Statutory Summary Suspension
The Cook, Lake, DuPuge and Kane County DUI lawyers at John D. Ioakimidis have a thorough understanding of the Illinois Statutory Summary Suspension process. A Statutory Summary Suspension is an administrative procedure providing for the automatic driver's license suspension of a driver arrested for Driving Under the Influence of Alcohol who fails chemical testing or who refuses to submit to or fails to complete testing. Chemical testing is a test, such as a breathalyzer test, showing a Blood Alcohol Content (BAC) of .08 percent or if you have 5 nanograms of THC (the active ingredient of marijuana) in your blood, or 10 nanograms or more in your saliva.
If you fail a chemical test and it's your first DUI offense, you will be facing a mandatory 6 month license suspension. If you fail a chemical test and it's your second DUI offense, you will be facing a mandatory 12 month suspension of your driver's license. If you refuse to submit to a chemical test and it's your first DUI offense, you will be facing a mandatory 12 month driver's license suspension. And if you refuse to submit to a chemical test and it's your second DUI offense, you will be facing a mandatory 36 month driver's license suspension. The term "first offender" as used above is somewhat misleading. Those with a prior DUI conviction, court supervision, or reduction to reckless driving more than five years before the date of the current arrest are considered first offenders even though they are not eligible for court supervision on the criminal charge. The Statutory Summary Suspension proceeding is considered a civil proceeding between you and the Illinois Secretary of State and is separate and distinct from the criminal proceeding. But since it involves your driving privileges, it is an absolutely critical part of your DUI case.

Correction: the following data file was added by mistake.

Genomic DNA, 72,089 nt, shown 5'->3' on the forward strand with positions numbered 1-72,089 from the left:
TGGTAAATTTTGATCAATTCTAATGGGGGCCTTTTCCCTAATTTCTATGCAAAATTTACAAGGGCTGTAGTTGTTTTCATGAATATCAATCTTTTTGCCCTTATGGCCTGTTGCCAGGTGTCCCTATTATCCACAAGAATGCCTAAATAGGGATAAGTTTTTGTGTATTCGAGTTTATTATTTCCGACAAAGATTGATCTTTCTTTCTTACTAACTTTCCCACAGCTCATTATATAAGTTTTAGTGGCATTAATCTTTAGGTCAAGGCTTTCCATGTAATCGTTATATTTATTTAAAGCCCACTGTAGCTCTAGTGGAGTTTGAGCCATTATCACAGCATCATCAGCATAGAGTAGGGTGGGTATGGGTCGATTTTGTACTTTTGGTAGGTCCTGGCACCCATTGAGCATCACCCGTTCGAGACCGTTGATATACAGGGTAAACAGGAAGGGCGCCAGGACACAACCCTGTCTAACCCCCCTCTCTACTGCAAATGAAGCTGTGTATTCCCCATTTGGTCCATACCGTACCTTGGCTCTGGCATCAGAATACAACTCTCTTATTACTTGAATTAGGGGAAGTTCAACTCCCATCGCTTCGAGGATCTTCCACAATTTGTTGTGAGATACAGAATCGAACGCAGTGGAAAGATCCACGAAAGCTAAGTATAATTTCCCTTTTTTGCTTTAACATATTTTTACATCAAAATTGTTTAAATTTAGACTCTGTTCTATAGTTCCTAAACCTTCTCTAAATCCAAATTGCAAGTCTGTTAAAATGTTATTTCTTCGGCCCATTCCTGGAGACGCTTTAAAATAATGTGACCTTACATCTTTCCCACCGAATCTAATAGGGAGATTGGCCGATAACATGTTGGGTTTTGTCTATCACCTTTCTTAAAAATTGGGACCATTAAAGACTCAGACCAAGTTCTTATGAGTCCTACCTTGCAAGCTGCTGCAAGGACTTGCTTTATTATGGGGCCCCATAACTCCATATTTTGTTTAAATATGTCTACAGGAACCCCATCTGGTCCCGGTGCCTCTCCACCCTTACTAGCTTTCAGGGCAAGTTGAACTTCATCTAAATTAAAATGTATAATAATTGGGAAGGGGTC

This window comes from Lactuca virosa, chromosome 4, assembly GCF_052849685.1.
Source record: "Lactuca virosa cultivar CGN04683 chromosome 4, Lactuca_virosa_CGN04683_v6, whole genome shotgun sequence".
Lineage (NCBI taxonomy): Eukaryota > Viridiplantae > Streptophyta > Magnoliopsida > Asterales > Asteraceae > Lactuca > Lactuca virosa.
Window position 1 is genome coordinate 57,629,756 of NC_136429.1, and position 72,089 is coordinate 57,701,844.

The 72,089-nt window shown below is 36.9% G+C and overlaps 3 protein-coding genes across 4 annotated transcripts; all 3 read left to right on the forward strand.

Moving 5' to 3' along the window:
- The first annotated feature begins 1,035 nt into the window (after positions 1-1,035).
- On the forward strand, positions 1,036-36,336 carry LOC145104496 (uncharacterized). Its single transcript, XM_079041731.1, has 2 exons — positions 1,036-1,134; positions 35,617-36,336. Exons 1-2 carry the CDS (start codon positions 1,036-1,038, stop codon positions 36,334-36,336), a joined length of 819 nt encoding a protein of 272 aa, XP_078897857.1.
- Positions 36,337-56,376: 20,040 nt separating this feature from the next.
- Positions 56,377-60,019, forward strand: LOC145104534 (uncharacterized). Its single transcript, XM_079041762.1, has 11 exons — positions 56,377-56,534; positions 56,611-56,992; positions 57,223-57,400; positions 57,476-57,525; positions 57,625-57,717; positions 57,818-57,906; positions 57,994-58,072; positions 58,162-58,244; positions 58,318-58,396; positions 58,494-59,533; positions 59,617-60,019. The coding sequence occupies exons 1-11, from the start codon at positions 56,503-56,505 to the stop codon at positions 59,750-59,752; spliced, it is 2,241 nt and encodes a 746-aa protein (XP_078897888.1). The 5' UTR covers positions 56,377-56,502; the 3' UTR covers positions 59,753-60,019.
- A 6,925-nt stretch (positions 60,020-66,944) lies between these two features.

The DUI lawyers at John D. Ioakimidis are trained to understand that Statutory Summary Suspensions are automatic. They automatically go into effect on the 46th day from the notice date on the suspension. Usually, police officers give defendants the document entitled, "Notice of Statutory Summary Suspension" at the police station when they are being processed. This suspension is between you and the Illinois Secretary of State. It does not take the place of criminal penalties you are facing in court. The DUI lawyers at John D. Ioakimidis are trained to request a judicial hearing to challenge the legality of an arrest; however, the request does not stop the suspension from taking effect. This suspension can only be challenged by the DUI Attorneys at John D. Ioakimidis through the filing, within 90 days of your arrest, of a Petition to Rescind Statutory Summary Suspension.